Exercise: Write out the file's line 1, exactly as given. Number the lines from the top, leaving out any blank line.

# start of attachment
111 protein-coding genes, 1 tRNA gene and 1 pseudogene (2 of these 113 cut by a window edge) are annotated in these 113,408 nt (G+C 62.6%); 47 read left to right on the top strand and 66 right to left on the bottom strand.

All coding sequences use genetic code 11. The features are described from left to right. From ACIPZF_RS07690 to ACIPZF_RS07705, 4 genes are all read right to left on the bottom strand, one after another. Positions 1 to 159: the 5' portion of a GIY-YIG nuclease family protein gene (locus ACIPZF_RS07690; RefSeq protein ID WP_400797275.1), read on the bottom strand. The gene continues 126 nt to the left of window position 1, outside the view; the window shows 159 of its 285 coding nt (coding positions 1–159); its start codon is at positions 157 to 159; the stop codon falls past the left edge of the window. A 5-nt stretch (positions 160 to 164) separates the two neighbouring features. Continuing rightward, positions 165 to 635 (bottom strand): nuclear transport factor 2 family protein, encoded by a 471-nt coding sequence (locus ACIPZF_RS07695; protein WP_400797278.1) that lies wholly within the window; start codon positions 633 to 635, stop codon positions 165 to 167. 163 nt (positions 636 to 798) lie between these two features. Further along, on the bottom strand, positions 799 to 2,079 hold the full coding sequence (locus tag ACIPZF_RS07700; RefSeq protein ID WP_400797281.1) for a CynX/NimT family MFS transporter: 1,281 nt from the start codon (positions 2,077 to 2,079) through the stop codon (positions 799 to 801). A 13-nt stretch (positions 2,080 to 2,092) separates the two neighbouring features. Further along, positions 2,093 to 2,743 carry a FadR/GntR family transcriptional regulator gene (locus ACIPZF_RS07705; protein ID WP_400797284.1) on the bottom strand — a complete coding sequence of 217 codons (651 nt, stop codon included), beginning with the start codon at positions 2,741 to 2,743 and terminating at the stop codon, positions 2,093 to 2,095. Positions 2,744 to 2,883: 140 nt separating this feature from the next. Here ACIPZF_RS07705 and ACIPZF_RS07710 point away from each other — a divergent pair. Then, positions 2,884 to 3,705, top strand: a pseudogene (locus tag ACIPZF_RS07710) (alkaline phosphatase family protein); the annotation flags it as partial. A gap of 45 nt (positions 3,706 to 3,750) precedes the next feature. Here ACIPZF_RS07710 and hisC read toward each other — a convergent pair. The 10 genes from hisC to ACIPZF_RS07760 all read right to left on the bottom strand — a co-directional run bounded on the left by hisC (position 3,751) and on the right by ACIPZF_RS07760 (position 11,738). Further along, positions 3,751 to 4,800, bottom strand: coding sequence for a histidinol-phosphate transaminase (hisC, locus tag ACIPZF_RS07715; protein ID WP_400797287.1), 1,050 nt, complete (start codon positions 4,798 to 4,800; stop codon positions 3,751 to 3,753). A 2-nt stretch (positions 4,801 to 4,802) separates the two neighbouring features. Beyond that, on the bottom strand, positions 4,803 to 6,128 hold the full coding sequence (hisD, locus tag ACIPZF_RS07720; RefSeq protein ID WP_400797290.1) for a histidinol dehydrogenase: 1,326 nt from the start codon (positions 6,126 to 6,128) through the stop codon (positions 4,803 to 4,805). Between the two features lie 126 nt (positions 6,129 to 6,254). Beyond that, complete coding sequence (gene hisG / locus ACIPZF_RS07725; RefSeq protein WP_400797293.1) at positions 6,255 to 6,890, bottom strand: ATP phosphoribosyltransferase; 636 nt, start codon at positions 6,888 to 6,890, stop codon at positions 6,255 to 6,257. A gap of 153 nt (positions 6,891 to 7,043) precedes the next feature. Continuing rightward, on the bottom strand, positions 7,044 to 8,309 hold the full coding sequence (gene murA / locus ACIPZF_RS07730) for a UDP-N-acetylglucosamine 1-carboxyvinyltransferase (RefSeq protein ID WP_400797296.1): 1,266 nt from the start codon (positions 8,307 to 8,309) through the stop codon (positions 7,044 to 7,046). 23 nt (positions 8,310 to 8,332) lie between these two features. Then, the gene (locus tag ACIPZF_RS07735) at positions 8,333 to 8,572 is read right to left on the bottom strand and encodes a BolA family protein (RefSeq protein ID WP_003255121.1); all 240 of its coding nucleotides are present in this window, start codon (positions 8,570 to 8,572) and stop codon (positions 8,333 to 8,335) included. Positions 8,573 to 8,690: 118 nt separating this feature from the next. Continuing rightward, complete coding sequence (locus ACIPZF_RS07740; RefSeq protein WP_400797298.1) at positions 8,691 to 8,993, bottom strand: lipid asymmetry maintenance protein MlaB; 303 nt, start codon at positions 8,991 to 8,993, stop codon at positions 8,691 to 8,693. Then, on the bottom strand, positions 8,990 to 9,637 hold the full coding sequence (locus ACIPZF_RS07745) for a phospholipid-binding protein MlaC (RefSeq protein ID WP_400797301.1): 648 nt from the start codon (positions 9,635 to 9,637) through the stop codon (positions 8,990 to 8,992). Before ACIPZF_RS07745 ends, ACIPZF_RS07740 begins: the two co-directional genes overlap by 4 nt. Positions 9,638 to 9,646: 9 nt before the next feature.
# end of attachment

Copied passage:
111 protein-coding genes, 1 tRNA gene and 1 pseudogene (2 of these 113 cut by a window edge) are annotated in these 113,408 nt (G+C 62.6%); 47 read left to right on the top strand and 66 right to left on the bottom strand.